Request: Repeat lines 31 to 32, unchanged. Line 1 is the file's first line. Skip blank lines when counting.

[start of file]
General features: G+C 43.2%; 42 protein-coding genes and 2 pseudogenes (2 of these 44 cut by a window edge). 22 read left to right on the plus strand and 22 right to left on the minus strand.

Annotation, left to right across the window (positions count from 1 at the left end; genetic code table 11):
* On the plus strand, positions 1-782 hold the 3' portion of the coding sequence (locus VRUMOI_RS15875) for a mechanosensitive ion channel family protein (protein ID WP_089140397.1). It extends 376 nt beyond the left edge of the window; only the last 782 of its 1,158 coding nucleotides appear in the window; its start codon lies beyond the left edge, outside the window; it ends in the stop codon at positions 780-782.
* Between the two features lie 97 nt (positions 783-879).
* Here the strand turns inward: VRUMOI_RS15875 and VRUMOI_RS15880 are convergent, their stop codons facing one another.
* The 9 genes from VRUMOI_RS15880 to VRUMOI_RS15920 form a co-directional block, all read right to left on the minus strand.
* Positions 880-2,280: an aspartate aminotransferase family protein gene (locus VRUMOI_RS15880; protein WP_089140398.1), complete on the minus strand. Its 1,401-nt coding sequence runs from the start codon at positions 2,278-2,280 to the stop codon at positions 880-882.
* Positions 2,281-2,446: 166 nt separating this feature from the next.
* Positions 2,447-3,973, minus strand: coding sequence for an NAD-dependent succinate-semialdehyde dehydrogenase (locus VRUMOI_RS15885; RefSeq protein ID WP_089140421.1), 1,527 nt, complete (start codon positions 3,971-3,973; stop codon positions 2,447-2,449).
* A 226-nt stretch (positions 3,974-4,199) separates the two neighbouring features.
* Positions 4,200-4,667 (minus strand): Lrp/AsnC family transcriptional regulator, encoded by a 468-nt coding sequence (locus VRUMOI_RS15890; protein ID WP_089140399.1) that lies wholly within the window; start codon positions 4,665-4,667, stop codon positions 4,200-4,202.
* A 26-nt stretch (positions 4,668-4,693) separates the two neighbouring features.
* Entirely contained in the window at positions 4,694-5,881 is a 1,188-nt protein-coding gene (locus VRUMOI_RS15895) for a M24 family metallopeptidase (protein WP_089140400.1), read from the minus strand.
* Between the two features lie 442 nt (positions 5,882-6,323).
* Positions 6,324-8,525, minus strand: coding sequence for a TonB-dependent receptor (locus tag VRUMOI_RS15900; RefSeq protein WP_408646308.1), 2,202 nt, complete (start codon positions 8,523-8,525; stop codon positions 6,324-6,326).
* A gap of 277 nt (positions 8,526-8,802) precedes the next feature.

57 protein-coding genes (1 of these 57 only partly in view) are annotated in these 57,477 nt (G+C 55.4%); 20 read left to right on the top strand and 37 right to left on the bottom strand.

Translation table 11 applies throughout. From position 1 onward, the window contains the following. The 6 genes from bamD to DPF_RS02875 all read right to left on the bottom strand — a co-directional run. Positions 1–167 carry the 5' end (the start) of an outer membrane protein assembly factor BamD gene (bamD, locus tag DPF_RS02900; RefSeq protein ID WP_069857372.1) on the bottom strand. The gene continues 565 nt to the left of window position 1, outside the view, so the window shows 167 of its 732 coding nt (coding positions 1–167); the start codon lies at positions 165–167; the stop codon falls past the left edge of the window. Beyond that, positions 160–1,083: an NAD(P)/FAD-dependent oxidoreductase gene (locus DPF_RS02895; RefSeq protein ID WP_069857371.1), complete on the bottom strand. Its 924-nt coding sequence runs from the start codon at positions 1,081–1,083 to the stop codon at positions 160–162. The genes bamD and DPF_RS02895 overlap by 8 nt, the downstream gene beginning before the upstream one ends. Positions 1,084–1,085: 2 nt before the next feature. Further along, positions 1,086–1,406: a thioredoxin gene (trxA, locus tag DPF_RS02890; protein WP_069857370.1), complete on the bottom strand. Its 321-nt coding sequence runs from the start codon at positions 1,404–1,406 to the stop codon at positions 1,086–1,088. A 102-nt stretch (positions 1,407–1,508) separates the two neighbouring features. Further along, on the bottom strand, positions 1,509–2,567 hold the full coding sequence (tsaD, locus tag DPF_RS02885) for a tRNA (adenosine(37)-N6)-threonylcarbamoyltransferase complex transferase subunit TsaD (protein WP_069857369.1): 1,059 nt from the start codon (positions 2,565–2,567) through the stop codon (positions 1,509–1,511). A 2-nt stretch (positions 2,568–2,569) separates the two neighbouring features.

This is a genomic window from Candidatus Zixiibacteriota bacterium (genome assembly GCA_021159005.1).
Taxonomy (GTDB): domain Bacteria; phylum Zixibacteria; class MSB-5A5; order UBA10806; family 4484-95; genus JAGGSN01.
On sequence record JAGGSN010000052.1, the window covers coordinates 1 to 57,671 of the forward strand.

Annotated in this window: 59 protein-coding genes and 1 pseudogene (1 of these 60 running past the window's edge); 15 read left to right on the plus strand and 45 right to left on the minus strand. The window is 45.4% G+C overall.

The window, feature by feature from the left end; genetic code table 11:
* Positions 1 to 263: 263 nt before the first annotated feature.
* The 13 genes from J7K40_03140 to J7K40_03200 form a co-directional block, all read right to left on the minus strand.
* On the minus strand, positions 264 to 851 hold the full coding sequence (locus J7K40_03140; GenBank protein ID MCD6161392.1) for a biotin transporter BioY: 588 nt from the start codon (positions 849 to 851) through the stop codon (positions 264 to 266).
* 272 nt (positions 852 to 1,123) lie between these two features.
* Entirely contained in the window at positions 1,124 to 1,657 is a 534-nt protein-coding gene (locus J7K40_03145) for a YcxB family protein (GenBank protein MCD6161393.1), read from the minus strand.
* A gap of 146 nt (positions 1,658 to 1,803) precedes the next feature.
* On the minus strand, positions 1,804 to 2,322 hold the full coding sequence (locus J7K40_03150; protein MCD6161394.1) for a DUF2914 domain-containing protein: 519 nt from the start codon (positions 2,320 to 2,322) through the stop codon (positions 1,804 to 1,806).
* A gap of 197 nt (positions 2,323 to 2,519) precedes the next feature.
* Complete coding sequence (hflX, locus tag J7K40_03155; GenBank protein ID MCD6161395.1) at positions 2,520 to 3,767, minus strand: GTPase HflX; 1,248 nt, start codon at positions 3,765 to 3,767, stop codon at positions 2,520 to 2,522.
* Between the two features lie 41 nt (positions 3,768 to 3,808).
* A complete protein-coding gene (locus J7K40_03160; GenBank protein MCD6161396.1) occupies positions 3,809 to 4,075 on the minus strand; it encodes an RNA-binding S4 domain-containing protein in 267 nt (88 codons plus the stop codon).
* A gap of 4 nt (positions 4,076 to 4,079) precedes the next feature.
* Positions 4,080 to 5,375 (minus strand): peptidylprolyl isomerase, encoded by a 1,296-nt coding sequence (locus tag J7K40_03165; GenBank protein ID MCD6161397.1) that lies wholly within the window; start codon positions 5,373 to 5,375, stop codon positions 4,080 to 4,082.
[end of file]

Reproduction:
* A gap of 197 nt (positions 2,323 to 2,519) precedes the next feature.
* Complete coding sequence (hflX, locus tag J7K40_03155; GenBank protein ID MCD6161395.1) at positions 2,520 to 3,767, minus strand: GTPase HflX; 1,248 nt, start codon at positions 3,765 to 3,767, stop codon at positions 2,520 to 2,522.